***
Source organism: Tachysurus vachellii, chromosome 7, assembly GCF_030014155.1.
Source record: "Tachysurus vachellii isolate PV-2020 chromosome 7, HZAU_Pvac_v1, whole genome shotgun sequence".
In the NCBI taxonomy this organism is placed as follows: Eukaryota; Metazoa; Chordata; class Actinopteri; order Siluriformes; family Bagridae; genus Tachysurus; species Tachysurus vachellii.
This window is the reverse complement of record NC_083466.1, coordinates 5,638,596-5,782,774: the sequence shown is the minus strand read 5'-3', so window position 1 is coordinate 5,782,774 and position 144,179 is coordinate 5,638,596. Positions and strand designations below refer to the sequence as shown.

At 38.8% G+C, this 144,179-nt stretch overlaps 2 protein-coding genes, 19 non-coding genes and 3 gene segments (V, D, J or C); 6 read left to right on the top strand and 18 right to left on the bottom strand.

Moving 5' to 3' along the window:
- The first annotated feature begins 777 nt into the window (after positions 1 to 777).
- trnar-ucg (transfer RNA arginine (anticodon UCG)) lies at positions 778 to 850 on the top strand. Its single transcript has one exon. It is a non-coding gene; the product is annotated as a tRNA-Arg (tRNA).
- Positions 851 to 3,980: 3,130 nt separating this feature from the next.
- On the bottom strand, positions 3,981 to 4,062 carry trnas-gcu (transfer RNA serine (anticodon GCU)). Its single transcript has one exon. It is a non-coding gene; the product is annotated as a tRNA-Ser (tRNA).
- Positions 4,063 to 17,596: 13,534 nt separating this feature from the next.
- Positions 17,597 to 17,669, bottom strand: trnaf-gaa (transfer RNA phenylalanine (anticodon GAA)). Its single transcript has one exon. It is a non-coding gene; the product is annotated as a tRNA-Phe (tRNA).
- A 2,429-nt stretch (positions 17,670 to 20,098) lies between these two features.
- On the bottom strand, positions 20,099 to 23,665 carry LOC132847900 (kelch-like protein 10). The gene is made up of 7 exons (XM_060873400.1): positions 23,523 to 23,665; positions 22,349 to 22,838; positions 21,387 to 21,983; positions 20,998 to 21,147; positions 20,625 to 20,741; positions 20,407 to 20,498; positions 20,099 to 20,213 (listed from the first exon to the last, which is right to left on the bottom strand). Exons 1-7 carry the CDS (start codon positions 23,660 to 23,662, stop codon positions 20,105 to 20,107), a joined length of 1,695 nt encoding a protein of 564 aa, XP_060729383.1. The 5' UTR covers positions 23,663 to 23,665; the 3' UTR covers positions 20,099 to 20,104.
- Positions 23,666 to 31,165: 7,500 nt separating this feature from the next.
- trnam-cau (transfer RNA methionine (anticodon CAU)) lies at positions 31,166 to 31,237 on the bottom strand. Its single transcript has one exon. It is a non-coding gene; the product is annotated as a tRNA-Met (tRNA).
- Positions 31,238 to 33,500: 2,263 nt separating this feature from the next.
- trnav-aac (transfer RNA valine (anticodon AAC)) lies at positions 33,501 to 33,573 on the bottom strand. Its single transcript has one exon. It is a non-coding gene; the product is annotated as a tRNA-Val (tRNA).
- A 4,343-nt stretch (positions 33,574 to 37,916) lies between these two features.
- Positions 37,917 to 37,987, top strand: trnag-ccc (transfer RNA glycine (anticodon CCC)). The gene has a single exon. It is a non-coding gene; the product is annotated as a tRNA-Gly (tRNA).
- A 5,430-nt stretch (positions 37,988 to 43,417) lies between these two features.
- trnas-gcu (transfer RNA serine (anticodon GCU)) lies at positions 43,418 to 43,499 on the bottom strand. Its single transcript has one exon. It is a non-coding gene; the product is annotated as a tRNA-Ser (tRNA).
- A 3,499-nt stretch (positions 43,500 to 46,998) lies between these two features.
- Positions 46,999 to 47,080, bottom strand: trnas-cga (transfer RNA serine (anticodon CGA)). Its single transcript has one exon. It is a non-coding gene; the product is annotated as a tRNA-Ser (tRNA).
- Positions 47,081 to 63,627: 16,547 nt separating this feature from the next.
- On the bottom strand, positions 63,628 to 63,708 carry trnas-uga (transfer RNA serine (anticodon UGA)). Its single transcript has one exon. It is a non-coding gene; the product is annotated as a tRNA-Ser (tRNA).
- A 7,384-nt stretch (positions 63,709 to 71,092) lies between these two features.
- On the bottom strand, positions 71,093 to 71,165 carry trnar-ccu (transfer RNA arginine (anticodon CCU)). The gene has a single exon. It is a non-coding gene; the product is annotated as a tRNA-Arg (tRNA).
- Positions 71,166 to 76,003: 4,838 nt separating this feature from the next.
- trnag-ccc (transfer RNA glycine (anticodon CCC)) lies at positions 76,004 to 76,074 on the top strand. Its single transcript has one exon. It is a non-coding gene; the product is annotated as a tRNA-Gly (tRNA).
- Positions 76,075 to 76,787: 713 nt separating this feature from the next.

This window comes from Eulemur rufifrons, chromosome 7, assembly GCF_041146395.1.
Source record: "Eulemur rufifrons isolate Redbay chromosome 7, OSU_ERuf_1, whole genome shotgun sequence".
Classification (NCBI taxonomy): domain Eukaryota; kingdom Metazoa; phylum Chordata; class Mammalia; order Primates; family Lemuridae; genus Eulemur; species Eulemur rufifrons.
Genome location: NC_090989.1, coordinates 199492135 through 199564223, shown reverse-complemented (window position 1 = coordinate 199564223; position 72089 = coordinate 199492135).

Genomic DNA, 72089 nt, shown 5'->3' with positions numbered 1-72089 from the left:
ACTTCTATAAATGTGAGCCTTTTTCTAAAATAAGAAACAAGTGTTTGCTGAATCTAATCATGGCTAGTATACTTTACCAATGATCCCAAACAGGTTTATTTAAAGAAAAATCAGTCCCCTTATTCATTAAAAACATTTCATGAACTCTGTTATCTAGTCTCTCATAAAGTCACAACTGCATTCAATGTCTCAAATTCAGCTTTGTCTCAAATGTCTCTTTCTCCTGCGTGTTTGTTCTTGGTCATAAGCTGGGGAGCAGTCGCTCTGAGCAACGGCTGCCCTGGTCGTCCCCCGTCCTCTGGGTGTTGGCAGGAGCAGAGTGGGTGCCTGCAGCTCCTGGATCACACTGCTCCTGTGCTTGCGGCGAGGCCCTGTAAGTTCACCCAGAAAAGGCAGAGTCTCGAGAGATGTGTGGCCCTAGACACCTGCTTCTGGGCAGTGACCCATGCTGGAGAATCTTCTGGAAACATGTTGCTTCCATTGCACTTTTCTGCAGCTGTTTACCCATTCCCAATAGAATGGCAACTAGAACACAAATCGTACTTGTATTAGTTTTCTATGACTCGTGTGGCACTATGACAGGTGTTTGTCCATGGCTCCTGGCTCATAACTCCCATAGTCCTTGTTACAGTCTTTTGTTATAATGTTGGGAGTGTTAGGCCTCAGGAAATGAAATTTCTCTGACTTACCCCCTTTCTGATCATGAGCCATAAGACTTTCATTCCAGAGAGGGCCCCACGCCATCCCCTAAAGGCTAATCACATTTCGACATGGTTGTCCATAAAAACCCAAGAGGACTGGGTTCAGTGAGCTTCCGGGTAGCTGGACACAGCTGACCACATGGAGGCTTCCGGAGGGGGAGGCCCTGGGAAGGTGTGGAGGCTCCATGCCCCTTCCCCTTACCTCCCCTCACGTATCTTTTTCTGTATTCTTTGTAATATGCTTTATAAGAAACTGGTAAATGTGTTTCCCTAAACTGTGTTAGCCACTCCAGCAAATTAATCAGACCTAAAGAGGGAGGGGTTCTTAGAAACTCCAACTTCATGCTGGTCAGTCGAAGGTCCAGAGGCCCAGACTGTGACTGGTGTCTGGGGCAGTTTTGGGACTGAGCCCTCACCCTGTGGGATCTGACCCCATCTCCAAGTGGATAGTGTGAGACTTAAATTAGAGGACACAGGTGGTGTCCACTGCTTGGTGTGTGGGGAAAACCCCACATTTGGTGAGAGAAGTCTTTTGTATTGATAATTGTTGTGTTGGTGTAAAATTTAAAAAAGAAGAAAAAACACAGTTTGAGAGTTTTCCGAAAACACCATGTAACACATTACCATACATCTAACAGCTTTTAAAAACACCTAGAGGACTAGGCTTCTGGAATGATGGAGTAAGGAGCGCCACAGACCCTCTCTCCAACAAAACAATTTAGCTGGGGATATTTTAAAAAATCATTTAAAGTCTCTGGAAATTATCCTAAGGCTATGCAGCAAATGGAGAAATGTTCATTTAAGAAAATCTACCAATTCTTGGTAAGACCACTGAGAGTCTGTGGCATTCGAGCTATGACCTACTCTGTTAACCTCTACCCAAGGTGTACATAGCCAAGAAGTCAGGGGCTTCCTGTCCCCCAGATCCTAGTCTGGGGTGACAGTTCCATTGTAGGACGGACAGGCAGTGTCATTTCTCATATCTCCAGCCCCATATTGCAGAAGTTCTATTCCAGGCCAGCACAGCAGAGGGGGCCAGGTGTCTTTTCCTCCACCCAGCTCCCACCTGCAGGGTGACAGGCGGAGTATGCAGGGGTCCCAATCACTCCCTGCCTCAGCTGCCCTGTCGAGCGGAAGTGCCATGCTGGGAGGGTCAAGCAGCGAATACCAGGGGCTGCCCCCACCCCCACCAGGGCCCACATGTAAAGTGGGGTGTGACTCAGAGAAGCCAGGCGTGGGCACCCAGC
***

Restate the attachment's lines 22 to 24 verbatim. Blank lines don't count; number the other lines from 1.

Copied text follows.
- trnas-gcu (transfer RNA serine (anticodon GCU)) lies at positions 43,418 to 43,499 on the bottom strand. Its single transcript has one exon. It is a non-coding gene; the product is annotated as a tRNA-Ser (tRNA).
- A 3,499-nt stretch (positions 43,500 to 46,998) lies between these two features.
- Positions 46,999 to 47,080, bottom strand: trnas-cga (transfer RNA serine (anticodon CGA)). Its single transcript has one exon. It is a non-coding gene; the product is annotated as a tRNA-Ser (tRNA).